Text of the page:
Today, I explain why Secret Invasion being so “skippable” is such a major threat to the Marvel Cinematic Universe as a whole.
Knowledge Waits is a feature where I just share some bit of pop culture history that interests me that doesn’t quite fit into the other features.
Right off the bat, let me get a very important point across. NOTHING SHOULD MATTER ABOUT A MOVIE OR TV SHOW EXCEPT WHETHER IT IS GOOD.
Okay, now that I’ve gotten that across, let’s look at the real world, where obviously a ton of things matter beyond strictly whether a movie or TV show is “good” or not (quotes just for the inherently subjective nature of the word good). And clearly, a big selling point of the Marvel Cinematic Universe so far, both in film and on Disney+ has been the concept that “you can’t miss anything.” In other words, there is a perception, heavily driven by Marvel, that you “need” to check out each film or TV show, because it is going to “matter” in terms of overarching story of the Marvel Cinematic Universe. And to a certain extent, the first couple of Phases of the Marvel Cinematic Universe really sort of DID achieve that sort of sense that it all did “matter.” A film like Captain Marvel, while a cool film in and of itself, was clearly aided by the fact that it “mattered” to the blockbuster Avengers: Endgame, which was coming out a month later.
The Falcon and the Winter Soldier was mostly forgettable, but it both A. introduced Sam Wilson as Captain America, and B. introduced Julia Louis-Dreyfus as Valentina “Val” Allegra de Fontaine, as well as Wyatt Russell as USAgent, who will both play parts in future Marvel Cinematic Universe films. Both of those things felt like they “mattered.”
Interestingly, I think What If…? was probably where the cracks started to form a bit. It was a cartoon, and it was alternate realities, so it really didn’t feel like it mattered at all. However, it was still well-received, and even though it was a cartoon, it felt like Marvel was at least putting its all into it.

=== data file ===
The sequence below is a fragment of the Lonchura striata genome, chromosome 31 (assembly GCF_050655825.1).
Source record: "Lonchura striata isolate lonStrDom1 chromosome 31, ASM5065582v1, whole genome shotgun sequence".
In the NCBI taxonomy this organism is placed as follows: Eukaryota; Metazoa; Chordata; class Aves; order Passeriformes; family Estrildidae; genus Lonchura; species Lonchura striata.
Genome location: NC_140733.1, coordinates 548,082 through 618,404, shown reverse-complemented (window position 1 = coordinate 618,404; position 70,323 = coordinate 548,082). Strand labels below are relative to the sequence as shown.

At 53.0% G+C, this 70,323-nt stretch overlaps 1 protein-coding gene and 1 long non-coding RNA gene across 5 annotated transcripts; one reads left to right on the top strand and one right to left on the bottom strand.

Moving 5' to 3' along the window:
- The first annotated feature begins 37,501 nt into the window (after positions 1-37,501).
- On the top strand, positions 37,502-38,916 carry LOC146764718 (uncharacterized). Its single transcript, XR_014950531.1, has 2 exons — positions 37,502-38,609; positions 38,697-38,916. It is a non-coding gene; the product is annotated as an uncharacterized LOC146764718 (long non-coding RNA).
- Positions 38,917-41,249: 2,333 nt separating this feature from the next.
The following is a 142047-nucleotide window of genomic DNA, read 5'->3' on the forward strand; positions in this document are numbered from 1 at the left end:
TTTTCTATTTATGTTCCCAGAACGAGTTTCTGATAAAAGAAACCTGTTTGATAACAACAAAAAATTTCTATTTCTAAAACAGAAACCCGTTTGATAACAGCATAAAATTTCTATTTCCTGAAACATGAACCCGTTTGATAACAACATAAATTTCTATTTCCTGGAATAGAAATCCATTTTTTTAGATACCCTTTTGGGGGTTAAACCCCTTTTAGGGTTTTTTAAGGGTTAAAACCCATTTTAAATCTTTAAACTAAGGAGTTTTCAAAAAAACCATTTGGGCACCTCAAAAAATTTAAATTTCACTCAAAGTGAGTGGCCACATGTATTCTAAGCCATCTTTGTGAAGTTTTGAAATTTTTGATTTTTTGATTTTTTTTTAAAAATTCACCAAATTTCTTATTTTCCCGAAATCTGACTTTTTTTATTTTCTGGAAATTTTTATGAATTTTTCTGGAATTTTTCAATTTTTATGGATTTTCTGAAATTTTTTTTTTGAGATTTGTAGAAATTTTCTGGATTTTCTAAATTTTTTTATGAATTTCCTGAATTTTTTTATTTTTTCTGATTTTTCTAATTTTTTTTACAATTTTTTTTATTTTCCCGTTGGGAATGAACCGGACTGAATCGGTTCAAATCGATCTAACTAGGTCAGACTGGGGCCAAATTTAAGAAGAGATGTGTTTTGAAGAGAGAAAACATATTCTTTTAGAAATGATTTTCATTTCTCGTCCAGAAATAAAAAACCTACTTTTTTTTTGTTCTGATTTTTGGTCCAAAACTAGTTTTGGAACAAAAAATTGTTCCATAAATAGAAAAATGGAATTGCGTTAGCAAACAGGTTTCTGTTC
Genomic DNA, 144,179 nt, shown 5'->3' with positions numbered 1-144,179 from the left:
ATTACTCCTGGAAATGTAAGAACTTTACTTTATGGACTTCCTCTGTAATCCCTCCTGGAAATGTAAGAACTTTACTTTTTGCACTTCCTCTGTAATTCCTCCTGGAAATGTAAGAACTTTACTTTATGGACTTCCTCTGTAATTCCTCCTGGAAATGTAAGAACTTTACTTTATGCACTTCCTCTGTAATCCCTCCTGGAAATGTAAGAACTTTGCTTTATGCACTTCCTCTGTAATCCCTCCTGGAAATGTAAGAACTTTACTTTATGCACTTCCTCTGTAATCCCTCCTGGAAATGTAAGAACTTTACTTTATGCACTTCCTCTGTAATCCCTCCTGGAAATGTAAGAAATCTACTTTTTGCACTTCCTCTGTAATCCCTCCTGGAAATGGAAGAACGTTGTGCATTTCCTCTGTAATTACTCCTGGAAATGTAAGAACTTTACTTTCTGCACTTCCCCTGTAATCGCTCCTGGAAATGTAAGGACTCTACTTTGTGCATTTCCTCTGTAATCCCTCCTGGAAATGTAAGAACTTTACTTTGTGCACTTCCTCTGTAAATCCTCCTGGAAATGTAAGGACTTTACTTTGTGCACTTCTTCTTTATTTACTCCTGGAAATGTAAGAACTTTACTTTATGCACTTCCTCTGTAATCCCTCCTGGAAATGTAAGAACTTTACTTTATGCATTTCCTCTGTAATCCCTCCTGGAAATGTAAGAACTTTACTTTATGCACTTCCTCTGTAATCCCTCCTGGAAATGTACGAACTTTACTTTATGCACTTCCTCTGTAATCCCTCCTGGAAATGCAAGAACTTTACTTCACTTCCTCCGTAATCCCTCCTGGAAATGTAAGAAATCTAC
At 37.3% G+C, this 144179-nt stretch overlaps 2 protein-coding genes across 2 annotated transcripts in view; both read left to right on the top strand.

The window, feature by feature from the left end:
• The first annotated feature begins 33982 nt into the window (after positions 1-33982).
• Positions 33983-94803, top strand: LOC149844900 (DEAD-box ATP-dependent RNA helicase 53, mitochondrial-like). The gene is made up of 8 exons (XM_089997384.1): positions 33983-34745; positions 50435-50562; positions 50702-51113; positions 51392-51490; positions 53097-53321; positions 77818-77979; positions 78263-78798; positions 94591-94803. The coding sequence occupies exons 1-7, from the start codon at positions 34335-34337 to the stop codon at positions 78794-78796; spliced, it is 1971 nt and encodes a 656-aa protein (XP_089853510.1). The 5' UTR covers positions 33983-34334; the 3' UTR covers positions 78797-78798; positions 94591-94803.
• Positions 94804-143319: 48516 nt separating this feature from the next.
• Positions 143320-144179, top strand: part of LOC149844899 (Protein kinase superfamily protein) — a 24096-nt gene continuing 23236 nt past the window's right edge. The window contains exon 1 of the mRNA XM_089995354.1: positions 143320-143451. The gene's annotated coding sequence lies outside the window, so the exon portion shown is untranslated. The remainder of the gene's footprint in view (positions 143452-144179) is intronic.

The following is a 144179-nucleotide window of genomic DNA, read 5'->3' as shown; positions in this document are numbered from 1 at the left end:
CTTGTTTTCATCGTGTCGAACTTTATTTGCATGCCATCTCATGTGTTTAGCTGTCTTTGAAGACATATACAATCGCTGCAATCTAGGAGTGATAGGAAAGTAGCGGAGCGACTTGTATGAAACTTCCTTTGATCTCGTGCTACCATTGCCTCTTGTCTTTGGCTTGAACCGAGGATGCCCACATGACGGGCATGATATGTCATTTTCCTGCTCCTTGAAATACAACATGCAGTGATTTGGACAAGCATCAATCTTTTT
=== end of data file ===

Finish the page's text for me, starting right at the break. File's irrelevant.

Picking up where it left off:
But then the shows kept coming, and the concepts became weaker, until we landed on Secret Invasion, a major superhero crossover that was done as a streaming series specifically WITHOUT superheroes, something that almost screamed, “What? Why are you doing it like this?” It almost felt like a cocky sort of, “Yeah, this makes no sense, but you’ll watch it anyways.” The thing cost over $200 million to make, while seemingly having worst effects than Captain Power and the Soldiers of the Future did back in 1987.
But worst of all, it’s become SKIPPABLE. People are just not watching it. And that leads us to the next MCU Disney+ series, Echo, which appears like it will debut like smoke in the wind, as it feels like it is being practically PRE-skipped.
Why this is such a major threat is that, just like “Marvel Zombie” comic book collectors, once you convince the audience that you can easily skip content, they’re GOING to do that. It is very hard to get them BACK once you’ve hit that point of having them skip things.
However, Marvel at least appears willing to cut back on the production of its MCU properties, which is probably for the best in terms of convincing the audience that these films and TV shows are still “special.” In terms of shared pop culture universe content, less is typically best.
And, of course, it doesn’t hurt if they’re good, as well (heck, maybe Echo will be amazing. I really don’t mean to knock its quality, just noting that it has zero buzz, and seems like it is being set up to fail, whether it is good or not. It seems like it is a show that never would have been greenlit had it not already been in production a while ago).
If anyone has any pop culture bit that you’d like me to discuss, drop me a line at email@example.com